“Morbius” then abruptly cuts to a flashback that takes place 25 years earlier in Greece. Michael (played by Charlie Shotwell), at the age of about 12 or 13, is in a children’s ward of a hospital when he gets a shy new roommate who’s about the same age. The newcomer’s name is Lucien Crown (played by Joseph Esson), although Michael insists on calling him Milo. This new roommate quickly goes along with being called by this new name, with the implication being that he’s got self-esteem issues and is desperate for a new identity. Milo uses crutches to walk and needs a machine to help him breathe.

The two boys have health problems that mostly confine them to their rooms, so they know what it’s like to feel like outcasts. From their hospital window, Michael and Milo can see bratty schoolboys, who are about the same age, taunting them for having health issues. Milo asks Michael after one of these tauntings: “What would you do if you could be normal for just one hour?” Michael curtly answers, “I don’t think about it.”

Milo and Michael become fast friends, with Michael being the more assertive and confident of the two. Michael tells Milo that they’re both in this hospital because they have the same blood disease and because “there’s something missing from our DNA,” so they are undergoing experiments. A scientist named Dr. Emil Nicholas (played by Jared Harris) is the leader of these experiments.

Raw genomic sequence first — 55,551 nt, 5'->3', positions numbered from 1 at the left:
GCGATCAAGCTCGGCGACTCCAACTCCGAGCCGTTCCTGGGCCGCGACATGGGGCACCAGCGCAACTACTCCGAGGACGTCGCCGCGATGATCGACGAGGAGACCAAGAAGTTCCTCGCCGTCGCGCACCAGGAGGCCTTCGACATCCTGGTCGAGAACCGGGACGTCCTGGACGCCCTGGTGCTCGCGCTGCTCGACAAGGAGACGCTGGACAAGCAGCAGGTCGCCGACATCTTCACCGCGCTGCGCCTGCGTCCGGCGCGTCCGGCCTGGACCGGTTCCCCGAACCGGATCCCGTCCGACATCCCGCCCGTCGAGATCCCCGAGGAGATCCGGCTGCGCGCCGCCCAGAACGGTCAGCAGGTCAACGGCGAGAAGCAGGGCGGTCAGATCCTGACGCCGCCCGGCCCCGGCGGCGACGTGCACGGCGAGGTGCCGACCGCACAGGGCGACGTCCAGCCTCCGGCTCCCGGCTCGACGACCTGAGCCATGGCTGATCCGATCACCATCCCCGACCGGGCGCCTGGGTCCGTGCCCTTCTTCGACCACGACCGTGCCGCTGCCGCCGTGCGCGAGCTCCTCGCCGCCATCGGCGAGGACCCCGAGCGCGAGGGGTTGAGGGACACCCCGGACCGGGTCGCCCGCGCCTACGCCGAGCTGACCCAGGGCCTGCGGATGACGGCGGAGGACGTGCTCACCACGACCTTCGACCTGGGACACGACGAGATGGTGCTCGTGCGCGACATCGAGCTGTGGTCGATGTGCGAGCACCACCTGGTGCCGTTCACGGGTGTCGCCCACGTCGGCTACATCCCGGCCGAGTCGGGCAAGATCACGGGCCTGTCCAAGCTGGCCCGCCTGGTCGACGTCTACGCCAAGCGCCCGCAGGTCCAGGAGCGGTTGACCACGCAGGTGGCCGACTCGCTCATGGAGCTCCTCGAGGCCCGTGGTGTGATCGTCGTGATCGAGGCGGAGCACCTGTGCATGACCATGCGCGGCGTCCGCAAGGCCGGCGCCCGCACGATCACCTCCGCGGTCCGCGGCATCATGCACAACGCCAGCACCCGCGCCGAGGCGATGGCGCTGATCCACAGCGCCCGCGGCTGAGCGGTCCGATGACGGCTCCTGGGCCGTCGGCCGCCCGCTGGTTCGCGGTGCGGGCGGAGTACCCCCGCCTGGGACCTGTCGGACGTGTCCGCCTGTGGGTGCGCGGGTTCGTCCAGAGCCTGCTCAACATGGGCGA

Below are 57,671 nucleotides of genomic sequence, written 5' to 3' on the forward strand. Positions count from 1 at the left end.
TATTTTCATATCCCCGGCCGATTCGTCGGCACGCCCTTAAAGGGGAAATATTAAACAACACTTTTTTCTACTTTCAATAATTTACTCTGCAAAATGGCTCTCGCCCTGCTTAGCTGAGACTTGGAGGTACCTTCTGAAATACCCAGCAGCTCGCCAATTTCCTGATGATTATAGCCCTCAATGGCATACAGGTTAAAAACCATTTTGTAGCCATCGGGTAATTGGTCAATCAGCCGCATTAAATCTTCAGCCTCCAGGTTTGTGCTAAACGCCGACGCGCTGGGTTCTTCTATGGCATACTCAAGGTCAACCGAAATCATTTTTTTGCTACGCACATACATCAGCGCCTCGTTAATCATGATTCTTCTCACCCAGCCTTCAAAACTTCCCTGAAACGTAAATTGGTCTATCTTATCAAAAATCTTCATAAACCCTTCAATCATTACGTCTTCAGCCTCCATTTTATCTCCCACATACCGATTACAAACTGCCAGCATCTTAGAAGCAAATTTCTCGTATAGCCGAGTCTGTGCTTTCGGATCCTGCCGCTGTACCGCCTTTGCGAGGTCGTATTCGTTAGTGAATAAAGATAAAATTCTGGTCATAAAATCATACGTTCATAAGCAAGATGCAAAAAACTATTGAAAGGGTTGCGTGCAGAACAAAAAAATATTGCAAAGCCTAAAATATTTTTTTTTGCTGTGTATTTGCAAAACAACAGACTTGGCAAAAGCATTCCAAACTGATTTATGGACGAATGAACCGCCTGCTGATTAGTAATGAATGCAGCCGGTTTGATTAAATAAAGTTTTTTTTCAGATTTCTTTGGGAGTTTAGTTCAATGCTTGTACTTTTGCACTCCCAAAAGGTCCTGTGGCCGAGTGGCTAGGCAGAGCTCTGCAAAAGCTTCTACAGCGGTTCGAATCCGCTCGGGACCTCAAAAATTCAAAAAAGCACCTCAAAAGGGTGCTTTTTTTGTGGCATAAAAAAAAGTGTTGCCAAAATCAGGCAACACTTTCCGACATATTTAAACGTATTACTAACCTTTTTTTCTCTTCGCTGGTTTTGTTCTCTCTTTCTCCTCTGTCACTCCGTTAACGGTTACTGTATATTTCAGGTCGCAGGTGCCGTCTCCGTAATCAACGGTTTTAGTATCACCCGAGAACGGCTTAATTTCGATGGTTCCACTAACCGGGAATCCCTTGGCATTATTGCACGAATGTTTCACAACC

Dr. Nicholas is kind and paternal to Michael and Milo. Where are these boys’ parents or other family members? The movie never answers that question. However, people familiar with Morbius from Marvel Comics already know that Milo comes from a wealthy family, while Morbius was raised by a single mother. The Morbius in this movie never talks about his family or anything else about his background.

One day, Michael saves Milo’s life. When Milo’s breathing machine malfunctions, and Milo loses consciousness, Michael is able to quickly solve the problem. He fixes the machine by removing a tiny spring of coiled wire. Dr. Nicholas is so impressed with Michael’s problem-solving skills, he tells Michael that Michael will be sent to a school for gifted children.